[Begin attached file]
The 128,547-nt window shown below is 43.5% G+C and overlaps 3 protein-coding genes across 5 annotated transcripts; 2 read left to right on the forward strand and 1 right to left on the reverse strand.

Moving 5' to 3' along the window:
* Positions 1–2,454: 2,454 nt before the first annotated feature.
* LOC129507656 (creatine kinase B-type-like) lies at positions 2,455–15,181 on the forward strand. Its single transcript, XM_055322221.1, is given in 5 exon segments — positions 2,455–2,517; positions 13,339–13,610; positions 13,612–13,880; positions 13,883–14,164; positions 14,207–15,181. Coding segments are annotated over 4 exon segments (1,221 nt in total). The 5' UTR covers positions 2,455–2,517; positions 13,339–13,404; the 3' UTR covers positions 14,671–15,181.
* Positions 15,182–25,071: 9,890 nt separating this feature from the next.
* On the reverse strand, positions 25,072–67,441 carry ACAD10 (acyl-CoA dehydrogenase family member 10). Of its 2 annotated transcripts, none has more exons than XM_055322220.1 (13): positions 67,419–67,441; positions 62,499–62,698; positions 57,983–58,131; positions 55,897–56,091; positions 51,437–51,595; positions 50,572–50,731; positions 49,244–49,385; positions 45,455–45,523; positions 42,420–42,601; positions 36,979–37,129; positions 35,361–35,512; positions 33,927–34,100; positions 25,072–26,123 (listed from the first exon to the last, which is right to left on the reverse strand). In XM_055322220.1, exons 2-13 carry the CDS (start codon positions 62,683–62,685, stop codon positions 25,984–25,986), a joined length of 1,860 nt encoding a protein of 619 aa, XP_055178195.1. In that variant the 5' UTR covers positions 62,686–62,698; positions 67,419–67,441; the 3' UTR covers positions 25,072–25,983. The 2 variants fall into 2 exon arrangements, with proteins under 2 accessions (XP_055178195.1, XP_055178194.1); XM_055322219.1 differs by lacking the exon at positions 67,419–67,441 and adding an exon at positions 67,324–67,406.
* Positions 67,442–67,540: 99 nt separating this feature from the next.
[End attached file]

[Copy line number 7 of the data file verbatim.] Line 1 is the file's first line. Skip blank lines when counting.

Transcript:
* Positions 67,442–67,540: 99 nt separating this feature from the next.